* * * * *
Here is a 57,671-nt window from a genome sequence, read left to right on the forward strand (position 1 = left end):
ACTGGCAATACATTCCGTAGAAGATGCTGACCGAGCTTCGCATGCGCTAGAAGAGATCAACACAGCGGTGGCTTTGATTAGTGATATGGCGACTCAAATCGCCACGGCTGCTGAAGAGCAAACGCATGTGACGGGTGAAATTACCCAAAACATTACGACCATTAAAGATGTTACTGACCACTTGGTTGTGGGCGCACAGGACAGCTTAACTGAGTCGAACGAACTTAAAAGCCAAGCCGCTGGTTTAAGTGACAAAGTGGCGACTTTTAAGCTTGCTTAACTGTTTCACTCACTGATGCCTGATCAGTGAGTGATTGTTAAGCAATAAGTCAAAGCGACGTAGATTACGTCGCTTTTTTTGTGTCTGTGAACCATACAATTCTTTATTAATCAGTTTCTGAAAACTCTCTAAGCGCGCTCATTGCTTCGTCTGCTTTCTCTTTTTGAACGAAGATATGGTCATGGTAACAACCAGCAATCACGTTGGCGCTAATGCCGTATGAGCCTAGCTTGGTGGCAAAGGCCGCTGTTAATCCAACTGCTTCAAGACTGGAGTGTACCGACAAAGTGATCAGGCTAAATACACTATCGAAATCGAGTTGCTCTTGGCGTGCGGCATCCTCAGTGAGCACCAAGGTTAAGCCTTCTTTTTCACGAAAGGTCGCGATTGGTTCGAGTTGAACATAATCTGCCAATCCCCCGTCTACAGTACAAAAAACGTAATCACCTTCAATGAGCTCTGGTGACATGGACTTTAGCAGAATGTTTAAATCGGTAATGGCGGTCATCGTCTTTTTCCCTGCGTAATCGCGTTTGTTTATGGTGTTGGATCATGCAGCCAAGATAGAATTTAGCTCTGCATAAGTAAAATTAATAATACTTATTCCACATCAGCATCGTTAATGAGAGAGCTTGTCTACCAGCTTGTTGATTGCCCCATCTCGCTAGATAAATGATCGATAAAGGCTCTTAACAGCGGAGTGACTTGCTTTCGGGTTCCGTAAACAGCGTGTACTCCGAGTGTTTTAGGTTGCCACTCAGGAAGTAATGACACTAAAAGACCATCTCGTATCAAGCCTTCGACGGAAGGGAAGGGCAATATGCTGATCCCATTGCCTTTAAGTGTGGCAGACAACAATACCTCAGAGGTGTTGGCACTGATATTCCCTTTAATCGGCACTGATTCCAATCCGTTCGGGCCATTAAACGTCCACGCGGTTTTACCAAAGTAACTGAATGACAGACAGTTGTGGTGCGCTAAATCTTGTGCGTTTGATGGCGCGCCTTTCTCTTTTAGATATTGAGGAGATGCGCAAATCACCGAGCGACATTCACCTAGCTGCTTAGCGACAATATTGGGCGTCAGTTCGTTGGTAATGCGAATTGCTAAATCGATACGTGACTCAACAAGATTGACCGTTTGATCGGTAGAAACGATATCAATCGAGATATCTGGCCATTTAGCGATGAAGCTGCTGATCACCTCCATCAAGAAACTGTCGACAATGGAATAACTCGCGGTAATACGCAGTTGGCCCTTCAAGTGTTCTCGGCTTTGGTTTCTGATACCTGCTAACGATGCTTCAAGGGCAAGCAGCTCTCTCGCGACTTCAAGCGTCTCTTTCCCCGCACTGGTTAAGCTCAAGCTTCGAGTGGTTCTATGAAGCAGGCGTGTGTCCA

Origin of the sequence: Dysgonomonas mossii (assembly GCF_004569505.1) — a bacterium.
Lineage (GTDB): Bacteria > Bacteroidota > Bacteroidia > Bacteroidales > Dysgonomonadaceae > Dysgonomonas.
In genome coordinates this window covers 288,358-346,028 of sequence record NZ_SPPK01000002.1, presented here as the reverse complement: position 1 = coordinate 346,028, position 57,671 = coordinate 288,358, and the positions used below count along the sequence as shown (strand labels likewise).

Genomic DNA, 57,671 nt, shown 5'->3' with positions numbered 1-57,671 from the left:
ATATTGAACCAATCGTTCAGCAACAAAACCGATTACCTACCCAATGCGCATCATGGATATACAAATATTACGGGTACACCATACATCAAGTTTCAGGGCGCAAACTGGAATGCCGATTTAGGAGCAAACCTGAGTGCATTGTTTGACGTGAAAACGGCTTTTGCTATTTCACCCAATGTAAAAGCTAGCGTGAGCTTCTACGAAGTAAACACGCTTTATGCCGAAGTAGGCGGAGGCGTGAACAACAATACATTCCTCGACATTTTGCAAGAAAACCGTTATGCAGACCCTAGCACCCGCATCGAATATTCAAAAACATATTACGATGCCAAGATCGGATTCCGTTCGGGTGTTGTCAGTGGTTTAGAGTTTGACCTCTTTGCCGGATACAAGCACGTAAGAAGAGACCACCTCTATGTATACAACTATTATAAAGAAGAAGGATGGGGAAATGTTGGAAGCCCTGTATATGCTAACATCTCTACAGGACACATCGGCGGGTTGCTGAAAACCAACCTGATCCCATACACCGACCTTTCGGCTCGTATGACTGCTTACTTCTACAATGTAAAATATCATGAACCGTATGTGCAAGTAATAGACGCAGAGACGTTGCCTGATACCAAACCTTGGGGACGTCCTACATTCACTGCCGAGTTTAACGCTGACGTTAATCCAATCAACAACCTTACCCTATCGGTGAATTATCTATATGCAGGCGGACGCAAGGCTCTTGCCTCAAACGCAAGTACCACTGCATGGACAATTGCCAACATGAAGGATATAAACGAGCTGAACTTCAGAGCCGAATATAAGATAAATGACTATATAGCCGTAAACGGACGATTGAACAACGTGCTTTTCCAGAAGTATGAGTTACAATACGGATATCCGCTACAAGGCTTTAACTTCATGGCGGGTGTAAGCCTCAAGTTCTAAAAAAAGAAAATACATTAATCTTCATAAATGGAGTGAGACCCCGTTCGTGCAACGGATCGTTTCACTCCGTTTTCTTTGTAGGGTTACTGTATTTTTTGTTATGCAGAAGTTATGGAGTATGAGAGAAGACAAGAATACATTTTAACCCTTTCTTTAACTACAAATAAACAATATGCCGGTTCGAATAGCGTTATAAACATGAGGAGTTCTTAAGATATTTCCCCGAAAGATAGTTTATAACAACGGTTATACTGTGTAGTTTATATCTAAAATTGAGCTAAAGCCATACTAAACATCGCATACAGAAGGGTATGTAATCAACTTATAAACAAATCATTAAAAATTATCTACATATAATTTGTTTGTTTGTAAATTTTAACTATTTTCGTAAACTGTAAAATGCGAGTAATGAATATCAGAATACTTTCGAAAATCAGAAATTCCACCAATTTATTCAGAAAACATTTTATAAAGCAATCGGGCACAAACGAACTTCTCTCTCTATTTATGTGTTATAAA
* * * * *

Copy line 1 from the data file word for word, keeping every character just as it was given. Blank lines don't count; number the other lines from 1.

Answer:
Here is a 57,671-nt window from a genome sequence, read left to right on the forward strand (position 1 = left end):